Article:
Luohan – Yixian Glazed Ceramic Sculpture
This life-size, glazed terracotta sculpture of a seated figure represents a Luohan. A Luóhàn is a Chinese term for an arhat, one of the historical disciples of the Buddha. As Buddhist tradition developed the most important were regarded as almost bodhisattvas or fully enlightened beings, with a range of supernatural powers. The understanding of these Buddhist concepts has changed over the centuries and varies between different schools of Buddhism and different regions
This sculpture of Luohan shows him seated with his hands on his lap, wearing a monk’s robes of green and brown is one of a set of 8 to 10 life-size Luohans made during the Liao dynasty (907–1125) which were discovered near caves, south of Beijing, in 1912. They reached the international art market and were bought for Western collections. The circumstances of the find, and the details of how the figures and how many of these figures reached the global art market have not been clarified.
The surviving Lohans from this discovery are so individually and uniquely modelled that they are considered as portraits of different eminent monks. Each of the Lohans has long ears, with variances in earlobe piercing and stretching. The green hair of this figure is a departure from naturalism, as is the openwork base which is intended to suggest a mountains retreat of the ascetic monk. This large glazed ceramic figure shows how the modelling traditions developed for Chinese pottery tomb figures was extended to Buddhism. In the Ming and Qing periods imposing representations of many deities were made, and the brilliant glazing of this figure resembles that of figures decorating traditional Chinese temple buildings.
Earlobe Piercing and Stretching
Piercing the earlobes is a commonplace activity in many cultures in many historical eras. Some cultures practice earlobe stretching, using piercing ornaments to extend and enlarge the earlobes to accommodate plugs. Ear stretching is a ritual that has been practised by people all over the world from ancient times. Bone, horn, wood, and stone were generally carved for ear stretching, but other organic materials from shells to teeth and claws, have also been used.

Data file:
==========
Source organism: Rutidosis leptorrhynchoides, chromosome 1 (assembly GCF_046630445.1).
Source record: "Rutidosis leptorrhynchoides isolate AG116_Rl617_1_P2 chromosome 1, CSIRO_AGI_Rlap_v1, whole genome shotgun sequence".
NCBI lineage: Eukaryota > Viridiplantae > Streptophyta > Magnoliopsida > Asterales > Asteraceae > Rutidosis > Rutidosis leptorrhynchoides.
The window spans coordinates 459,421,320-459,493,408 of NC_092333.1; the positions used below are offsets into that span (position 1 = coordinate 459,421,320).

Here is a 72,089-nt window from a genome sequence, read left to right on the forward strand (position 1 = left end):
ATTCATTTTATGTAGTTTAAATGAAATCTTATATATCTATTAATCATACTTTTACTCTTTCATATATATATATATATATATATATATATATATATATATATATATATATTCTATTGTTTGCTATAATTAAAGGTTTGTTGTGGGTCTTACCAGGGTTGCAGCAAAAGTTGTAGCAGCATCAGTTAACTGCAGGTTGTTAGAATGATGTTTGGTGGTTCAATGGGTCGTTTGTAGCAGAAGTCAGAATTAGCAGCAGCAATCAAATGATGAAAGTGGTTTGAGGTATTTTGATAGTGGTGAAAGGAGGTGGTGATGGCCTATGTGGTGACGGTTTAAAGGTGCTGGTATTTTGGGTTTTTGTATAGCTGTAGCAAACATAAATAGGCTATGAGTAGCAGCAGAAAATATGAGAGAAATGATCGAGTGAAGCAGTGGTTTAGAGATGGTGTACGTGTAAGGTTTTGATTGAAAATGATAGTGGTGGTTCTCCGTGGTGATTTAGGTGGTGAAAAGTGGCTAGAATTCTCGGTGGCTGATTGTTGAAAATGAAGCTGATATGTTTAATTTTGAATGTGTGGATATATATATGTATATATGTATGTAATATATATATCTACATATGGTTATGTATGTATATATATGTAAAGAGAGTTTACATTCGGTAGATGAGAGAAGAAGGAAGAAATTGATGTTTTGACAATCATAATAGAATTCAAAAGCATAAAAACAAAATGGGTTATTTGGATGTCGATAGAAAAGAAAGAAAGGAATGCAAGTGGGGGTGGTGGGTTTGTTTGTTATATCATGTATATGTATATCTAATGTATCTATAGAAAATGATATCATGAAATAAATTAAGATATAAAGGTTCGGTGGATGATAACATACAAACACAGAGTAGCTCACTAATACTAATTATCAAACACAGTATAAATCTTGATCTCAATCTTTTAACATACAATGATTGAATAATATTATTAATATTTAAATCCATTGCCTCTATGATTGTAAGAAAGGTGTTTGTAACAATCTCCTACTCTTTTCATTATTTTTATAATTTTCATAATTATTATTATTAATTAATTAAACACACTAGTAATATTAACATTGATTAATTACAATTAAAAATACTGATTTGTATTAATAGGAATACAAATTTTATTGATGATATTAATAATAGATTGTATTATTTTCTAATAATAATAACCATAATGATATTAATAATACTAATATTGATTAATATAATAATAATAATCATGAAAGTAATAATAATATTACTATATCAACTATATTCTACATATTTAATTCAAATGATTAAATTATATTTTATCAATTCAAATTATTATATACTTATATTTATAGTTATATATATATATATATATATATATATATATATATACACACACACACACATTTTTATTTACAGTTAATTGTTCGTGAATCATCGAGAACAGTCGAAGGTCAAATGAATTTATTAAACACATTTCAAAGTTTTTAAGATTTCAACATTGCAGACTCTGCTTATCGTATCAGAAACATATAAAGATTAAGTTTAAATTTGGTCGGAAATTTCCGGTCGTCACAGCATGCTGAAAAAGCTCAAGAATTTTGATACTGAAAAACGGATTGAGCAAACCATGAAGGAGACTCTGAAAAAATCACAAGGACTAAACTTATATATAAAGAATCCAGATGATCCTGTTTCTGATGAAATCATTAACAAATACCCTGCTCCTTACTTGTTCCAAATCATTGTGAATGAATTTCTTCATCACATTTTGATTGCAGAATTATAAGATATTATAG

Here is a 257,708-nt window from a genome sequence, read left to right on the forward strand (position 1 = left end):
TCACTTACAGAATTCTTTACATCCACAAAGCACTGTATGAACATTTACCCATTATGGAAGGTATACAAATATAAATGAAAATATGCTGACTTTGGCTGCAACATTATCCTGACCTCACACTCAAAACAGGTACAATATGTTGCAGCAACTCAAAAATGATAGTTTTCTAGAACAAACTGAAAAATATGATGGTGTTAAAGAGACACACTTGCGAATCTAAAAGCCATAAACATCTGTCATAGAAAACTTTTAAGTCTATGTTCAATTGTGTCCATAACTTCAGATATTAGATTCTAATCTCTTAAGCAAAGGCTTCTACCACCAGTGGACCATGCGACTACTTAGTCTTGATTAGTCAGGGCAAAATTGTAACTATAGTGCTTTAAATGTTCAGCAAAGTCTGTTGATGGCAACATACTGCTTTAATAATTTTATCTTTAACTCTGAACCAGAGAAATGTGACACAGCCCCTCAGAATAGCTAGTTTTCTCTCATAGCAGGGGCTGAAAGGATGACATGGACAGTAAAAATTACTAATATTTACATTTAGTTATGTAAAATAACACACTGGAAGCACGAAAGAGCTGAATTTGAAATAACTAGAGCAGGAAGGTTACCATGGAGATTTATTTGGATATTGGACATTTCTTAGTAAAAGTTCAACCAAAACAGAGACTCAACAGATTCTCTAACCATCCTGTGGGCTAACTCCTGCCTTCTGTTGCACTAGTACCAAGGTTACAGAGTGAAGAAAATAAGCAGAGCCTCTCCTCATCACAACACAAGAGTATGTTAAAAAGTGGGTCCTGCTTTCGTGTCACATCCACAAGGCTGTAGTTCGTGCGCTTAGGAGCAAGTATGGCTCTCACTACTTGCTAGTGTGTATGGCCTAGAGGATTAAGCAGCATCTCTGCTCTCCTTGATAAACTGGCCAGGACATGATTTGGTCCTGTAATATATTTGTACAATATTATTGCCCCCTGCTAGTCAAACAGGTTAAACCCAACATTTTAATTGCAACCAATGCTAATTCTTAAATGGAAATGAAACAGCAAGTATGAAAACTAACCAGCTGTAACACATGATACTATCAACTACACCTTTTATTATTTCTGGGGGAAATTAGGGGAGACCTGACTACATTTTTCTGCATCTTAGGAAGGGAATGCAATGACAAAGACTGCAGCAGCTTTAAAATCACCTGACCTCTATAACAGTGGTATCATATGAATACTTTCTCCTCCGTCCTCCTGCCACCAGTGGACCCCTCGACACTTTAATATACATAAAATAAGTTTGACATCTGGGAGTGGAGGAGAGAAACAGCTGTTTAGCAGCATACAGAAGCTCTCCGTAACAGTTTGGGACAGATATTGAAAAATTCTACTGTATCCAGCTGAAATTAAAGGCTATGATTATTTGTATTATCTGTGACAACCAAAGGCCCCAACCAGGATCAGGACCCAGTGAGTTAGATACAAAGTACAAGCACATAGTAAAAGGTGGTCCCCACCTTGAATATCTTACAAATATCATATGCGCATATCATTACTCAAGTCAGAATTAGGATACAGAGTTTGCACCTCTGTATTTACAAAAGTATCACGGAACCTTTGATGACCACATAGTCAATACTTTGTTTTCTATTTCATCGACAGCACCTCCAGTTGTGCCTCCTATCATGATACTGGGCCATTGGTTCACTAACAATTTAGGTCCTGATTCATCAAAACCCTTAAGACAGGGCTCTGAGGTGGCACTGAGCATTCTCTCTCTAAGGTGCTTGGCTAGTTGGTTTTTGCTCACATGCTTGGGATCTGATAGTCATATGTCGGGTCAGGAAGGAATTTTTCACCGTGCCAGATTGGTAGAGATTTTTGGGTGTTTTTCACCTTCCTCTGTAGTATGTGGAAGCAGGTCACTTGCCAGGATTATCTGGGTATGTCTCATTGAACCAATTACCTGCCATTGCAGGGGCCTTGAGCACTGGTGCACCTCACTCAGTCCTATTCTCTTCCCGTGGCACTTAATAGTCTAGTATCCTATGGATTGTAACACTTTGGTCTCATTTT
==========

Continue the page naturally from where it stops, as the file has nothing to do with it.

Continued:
Historically, the practice has been used to achieve social status, to scare enemies in war, and for beauty purposes. It has been and still is a common practice for people in many parts of the world, for religious or other cultural purposes.
In Buddist tradition, Gautama Buddha was an aristocratic and wealthy prince who had long stretched ears. He wore heavy gold earrings or precious stones as a status symbol, and the weight stretched his earlobes dramatically. When he finally renounced his wealth and discarded his jewellery, his earlobes were permanently stretched. As a way of remembering Buddha’s act of personal self-sacrifice in walking away from his wealth, thus all images of Buddha show his stretched earlobes without jewellery.
- What secrets does this 1,000-year-old sculpture hold?
- In what fundamental ways does Buddhist art vary between different schools of Buddhism and different regions?
- Would the secret story of the discovery and journey of this sculpture make a fascinating story?
- If this statue had not been secured in a museum would that have survived?
- What do you think when you see people with extreme earlobe piercing or stretching?
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- Luohan – Yixian Glazed Ceramic Sculpture
- Masterpieces of the British Museum
Luohan – Yixian Glazed Ceramic Sculpture
- Title: Luohan – Yixian Glazed Ceramic Sculpture
- Date: 907-1125
- Found: Yizhou caves, Yi Xian, Hebei, China
- Materials: Lead-glazed terracotta
- Culture: Liao dynasty
- Dimensions: H: 103 cm; W: 120 kg (Figure) W: 106 kg (Base)
- Museum: The British Museum
“You will not be punished for your anger; you will be punished by your anger.”
Photo Credit: 1) JOM